This powerful book reminds us of the ermous power the nation accords its political leaders and how in the significant period, 1897-1913, these leaders failed to meet their responsibilities. Their inadequacies, the authors feel, delayed the administration of justice for all citizens, neglected the Negro, and seriously impaired the future effectiveness of their own once viable, successful, and justly proud Republican Party. The authors follow the maneuvers of McKinley, Roosevelt, Taft, Senators Aldrich, Platt, Allison, and Spooner, and House Speaker Uncle Joe Cann as they juggled pressing domestic questions, perpetuating themselves in power without really confronting the public need. From the outset, when the party came into power in 1897 under remarkably auspicious circumstances, until it met final defeat at the hands of Woodrow Wilson in 1912, the Republican leaders laid a foundation by default for the Democratic return to power. Their neglect of major national problems afforded the Democrats a golden opportunity to appropriate those issues as their own.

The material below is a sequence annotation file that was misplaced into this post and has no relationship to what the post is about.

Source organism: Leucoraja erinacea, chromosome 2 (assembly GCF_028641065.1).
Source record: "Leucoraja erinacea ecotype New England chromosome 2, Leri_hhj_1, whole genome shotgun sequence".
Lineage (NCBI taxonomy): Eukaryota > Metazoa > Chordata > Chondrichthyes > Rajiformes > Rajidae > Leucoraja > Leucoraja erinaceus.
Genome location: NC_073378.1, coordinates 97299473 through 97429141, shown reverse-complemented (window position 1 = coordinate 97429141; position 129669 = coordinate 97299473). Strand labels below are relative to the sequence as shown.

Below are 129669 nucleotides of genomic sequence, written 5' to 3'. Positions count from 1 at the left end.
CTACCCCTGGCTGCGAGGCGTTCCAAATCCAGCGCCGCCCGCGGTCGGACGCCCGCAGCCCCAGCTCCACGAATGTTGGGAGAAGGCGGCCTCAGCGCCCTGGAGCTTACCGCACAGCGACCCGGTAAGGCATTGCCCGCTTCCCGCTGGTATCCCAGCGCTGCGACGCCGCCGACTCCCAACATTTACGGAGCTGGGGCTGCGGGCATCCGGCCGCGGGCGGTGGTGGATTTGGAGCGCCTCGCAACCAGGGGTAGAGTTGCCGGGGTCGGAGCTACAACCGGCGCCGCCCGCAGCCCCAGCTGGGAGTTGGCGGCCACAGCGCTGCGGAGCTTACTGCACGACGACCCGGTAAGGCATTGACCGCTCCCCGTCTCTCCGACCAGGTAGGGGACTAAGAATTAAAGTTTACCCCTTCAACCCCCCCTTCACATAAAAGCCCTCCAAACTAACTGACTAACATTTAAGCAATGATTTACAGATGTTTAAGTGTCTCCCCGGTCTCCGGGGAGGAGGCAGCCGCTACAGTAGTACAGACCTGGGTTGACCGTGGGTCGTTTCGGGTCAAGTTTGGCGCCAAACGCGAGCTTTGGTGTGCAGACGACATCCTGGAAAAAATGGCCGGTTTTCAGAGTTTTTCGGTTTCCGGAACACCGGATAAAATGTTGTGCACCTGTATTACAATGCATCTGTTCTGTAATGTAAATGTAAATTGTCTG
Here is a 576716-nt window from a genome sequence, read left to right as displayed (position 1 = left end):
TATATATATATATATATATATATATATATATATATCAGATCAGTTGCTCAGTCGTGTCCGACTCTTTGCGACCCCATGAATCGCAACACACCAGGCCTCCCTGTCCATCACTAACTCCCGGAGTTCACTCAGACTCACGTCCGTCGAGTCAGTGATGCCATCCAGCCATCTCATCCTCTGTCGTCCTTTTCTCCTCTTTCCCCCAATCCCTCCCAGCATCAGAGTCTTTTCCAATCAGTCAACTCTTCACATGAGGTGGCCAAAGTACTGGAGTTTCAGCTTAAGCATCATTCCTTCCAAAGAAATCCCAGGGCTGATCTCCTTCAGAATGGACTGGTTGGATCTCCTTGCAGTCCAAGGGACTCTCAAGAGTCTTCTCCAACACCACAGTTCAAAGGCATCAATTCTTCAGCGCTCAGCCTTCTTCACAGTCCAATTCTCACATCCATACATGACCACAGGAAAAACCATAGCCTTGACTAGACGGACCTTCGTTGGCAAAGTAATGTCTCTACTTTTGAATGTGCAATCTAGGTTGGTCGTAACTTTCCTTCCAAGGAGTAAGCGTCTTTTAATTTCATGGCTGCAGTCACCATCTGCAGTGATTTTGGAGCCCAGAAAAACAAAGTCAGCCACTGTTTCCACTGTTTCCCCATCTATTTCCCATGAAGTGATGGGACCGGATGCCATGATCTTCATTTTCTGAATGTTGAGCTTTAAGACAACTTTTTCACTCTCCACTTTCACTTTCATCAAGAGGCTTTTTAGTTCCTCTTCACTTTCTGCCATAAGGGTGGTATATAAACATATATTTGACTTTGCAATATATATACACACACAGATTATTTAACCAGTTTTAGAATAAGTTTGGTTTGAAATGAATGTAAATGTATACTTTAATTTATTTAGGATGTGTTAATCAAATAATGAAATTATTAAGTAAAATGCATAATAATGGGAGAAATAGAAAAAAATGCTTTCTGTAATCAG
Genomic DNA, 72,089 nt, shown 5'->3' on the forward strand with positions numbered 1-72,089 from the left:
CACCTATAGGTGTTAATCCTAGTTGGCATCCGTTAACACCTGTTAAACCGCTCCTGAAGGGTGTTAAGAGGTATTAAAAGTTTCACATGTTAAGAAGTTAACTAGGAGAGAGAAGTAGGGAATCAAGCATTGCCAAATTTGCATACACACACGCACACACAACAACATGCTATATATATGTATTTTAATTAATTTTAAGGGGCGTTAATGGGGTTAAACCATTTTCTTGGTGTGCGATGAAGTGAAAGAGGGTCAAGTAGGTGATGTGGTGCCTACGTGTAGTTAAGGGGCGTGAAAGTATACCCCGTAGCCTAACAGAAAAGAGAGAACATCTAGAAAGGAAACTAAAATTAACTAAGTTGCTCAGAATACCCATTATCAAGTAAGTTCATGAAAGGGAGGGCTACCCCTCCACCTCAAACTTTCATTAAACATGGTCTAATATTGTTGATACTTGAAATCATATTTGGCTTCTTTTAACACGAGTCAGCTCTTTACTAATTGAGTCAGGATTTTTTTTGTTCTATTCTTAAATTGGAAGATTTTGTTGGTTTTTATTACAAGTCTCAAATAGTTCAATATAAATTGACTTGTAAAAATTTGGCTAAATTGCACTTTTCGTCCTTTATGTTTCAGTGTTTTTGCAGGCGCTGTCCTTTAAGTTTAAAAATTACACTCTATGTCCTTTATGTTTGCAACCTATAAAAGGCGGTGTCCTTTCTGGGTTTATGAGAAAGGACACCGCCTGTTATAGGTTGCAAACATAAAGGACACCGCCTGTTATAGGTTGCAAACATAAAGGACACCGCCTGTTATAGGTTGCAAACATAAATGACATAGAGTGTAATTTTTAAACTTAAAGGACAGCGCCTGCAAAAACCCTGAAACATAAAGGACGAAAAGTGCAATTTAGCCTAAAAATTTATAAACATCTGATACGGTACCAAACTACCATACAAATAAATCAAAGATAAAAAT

Horace Samuel Merrill is professor of history at the University of Maryland. Marion Galbraith Merrill is a specialist in manuscript research.